The usual definition of complete positivity (e.g. Stinespring (1955), or Holevo's Statistical Structure of Quantum Theory) is that a linear map between (sub $C^*$ algebras of) the bounded operators on some Hilbert spaces $\phi:\mathcal{L}(\mathcal{H})\to\mathcal{L}(\mathcal{K})$ is $k$ positive if the map
\begin{align}
\left(\mathrm{id}_k\otimes\phi\right):\mathcal{L}(\mathbb{C}^{k})\otimes\mathcal{L}(\mathcal{H})\to\mathcal{L}(\mathbb{C}^{k})\otimes\mathcal{L}(\mathcal{K}),
\end{align}
you get by tensoring with the identity on $\mathcal{L}(\mathbb{C}^{k})$ is positive, and $\phi$ is *completely positive* if it is $k$ positive for all $k\in\mathbb{N}$.

My general question is why do we consider all *finite* dimensional auxillary spaces $\mathbb{C}^k$, rather than infinite dimensional dimensional spaces? In particular from the point of view of quantum information theory we use complete positivity to ensure we can "act locally" on our system of interest whilst the global state remains positive. It seems natural to want this to happen even if the global state is infinite dimensional. Note that this is only an interesting question if $\mathcal{H}$ and $\mathcal{K}$ are infinite dimensional.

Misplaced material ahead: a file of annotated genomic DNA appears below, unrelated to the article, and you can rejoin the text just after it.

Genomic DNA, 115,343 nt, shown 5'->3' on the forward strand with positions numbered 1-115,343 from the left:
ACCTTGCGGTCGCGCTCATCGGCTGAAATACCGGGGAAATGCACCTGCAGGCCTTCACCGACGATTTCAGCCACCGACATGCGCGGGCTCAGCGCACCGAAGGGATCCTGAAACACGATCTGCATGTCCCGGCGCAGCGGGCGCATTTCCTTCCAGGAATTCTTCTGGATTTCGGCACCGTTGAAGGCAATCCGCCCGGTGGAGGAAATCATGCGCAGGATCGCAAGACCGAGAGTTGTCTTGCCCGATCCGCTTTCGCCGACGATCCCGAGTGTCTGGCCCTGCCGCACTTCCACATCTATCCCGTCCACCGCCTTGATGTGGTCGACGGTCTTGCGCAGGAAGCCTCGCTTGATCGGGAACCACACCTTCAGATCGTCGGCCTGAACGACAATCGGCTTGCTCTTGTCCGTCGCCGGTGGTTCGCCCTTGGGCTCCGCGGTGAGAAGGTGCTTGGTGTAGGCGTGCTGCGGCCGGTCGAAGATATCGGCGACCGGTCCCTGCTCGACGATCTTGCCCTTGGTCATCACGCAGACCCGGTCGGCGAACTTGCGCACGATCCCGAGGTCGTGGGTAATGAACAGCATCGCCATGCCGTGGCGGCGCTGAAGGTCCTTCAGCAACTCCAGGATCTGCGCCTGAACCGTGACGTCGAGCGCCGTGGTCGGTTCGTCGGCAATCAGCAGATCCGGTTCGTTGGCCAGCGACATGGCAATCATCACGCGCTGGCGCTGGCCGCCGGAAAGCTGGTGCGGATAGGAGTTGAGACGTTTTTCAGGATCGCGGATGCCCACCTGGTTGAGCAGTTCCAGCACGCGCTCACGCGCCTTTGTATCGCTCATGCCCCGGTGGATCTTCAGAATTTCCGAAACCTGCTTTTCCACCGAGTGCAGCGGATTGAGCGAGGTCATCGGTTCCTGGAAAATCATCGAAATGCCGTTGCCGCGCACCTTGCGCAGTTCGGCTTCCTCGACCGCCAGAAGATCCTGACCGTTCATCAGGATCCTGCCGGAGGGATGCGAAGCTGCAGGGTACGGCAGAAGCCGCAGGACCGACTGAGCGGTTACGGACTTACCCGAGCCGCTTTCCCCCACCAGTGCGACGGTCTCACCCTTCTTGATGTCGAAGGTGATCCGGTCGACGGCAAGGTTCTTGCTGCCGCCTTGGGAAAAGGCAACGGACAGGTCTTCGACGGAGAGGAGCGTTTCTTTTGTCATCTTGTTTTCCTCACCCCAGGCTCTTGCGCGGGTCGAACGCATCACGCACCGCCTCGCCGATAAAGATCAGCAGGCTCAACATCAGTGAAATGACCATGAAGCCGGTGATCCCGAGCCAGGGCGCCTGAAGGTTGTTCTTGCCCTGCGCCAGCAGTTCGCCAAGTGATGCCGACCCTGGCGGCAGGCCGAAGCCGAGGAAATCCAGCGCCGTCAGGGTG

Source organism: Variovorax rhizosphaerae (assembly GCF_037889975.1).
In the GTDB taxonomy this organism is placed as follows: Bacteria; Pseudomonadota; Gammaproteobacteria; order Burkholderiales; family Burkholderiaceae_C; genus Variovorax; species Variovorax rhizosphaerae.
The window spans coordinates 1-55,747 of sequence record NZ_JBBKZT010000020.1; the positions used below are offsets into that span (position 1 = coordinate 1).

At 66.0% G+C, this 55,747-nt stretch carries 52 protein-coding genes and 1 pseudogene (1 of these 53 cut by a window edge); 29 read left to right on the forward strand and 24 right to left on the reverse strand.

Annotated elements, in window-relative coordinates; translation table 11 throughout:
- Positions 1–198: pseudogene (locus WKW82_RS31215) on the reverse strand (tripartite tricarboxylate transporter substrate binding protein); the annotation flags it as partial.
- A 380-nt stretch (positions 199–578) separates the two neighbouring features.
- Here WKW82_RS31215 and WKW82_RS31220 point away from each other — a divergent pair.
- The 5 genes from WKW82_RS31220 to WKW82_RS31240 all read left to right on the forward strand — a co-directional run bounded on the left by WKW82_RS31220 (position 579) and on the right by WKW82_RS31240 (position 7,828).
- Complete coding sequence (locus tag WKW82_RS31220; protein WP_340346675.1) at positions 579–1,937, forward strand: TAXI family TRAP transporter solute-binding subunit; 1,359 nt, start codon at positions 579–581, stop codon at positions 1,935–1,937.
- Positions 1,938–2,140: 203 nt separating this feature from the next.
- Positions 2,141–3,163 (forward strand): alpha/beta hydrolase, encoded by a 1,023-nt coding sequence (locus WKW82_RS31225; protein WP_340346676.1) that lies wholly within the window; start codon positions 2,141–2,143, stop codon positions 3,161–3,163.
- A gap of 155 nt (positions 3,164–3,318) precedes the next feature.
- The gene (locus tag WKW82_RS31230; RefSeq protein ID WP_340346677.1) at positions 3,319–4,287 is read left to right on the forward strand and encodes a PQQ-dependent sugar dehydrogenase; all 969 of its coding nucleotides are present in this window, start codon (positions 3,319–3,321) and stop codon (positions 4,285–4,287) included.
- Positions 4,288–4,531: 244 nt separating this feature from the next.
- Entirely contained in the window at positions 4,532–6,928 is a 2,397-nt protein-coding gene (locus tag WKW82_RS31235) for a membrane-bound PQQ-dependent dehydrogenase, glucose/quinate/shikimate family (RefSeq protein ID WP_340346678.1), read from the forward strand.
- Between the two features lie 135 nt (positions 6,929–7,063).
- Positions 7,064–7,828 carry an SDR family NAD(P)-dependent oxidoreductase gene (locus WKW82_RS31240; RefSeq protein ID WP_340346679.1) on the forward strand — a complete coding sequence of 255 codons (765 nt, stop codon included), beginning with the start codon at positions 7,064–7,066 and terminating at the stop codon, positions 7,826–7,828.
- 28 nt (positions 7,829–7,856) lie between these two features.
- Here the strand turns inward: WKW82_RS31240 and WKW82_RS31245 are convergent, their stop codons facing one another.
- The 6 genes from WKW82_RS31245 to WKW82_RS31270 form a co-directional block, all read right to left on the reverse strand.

For convenience I will call maps $\phi$ such that
\begin{align}
\left(\mathrm{id}_{\mathcal{S}}\otimes\phi\right):\mathcal{L}(\mathcal{S})\otimes\mathcal{L}(\mathcal{H})\to\mathcal{L}(\mathcal{S})\otimes\mathcal{L}(\mathcal{K}),
\end{align}
is positive for every Hilbert space $\mathcal{S}$, where $\mathrm{id}_{\mathcal{S}}$ is the identity on $\mathcal{L}(\mathcal{S})$, *extra completely positive*. The question may make more sense if we restrict this to separable $\mathcal{S}$.

It is relevant that the Stinespring factorisation is possible if, and only if the map is completely positive in the usual sense.

My specific questions are

- Is there already a name for, and work on, the extra completely positive maps in the literature? After some searching, and asking colleagues I have not found anything about them.
- Is there a $\phi$ which is completely positive but not extra completely positive? Conversely I would be very interested in a proof that all completely positive maps are extra completely positive. I have tried to come up with an example of the former, and a proof of the latter but with no success.
- If the extra completely positive maps are a proper subset of the completely positive maps is there a nice characterisation of them (e.g. a "Stinespring-esque" factorisation)?